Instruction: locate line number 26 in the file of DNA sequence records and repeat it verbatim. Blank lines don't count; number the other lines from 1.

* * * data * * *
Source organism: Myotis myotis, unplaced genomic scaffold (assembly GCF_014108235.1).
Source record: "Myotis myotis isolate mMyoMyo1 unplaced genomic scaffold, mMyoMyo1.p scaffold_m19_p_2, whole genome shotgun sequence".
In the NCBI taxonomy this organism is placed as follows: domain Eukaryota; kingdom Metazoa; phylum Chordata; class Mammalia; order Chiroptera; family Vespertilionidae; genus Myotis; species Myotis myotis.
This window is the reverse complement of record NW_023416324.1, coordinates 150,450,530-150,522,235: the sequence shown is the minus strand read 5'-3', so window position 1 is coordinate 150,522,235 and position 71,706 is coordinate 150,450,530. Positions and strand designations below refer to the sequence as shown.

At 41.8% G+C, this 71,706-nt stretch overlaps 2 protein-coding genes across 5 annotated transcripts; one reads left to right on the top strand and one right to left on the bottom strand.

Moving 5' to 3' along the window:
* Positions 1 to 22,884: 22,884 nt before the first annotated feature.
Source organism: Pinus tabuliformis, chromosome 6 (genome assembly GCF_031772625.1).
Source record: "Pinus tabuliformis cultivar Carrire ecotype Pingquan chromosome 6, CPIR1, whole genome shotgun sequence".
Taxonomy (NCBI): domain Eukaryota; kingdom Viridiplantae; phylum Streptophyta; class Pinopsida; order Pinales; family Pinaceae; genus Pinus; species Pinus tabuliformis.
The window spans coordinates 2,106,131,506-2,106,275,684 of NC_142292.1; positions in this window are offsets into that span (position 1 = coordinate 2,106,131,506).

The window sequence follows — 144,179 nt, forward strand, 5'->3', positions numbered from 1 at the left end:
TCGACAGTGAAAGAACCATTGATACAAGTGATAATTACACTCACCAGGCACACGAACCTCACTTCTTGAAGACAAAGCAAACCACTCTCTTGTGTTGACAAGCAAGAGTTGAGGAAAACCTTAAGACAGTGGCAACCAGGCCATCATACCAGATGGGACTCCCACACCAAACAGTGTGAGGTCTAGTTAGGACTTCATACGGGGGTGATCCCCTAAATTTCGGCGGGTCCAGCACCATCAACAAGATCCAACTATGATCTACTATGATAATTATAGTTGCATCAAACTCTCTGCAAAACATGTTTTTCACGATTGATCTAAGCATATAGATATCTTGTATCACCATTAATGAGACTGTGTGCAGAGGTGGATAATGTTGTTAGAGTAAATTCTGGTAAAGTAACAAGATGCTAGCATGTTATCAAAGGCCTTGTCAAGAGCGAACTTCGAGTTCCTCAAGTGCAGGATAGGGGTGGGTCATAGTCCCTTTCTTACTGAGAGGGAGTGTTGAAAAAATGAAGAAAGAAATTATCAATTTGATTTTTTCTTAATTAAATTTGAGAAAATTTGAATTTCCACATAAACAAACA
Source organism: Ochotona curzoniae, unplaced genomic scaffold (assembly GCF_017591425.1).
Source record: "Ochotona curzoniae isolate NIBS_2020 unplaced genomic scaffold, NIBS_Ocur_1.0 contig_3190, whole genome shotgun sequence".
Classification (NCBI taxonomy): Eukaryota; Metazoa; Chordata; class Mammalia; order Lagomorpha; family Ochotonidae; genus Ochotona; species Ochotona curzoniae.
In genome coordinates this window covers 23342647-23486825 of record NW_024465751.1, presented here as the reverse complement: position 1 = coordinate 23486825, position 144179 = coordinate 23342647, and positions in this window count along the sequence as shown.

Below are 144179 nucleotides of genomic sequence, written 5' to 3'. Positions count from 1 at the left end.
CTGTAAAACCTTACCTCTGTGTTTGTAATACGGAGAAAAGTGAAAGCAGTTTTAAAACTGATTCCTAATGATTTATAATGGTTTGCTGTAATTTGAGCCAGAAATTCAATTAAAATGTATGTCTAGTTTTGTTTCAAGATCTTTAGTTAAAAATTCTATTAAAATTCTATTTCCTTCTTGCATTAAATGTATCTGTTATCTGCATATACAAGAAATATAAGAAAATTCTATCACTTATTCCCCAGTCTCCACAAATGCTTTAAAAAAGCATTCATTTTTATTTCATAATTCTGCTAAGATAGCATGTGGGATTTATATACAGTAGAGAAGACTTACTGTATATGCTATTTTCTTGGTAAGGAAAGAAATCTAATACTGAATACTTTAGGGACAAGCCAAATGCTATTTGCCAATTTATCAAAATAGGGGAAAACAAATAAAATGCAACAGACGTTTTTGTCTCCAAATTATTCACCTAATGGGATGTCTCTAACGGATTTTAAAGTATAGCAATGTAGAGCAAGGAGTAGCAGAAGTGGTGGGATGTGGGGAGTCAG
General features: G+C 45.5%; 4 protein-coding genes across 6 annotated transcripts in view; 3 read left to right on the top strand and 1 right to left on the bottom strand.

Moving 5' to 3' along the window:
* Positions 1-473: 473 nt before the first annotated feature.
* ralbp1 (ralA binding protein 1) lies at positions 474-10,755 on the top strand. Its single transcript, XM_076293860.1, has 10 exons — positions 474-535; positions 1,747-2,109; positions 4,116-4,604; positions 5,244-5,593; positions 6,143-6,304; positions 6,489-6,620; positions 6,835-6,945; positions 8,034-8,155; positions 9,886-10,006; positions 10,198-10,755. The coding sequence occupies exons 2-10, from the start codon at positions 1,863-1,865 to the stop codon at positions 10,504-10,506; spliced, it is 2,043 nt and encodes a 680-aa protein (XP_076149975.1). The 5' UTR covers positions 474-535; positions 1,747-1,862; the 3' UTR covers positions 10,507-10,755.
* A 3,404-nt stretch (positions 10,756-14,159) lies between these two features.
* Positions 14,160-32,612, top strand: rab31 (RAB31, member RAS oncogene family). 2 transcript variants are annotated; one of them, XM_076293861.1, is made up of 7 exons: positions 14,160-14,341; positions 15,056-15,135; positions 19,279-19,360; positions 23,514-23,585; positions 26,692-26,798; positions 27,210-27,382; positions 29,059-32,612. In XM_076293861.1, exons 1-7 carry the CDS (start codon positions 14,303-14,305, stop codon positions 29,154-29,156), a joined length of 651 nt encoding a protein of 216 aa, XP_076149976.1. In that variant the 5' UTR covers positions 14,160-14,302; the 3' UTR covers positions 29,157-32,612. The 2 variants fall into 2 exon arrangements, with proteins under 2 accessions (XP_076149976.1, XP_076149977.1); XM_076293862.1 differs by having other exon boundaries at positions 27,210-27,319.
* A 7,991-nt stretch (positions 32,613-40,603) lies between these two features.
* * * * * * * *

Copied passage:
* A 7,991-nt stretch (positions 32,613-40,603) lies between these two features.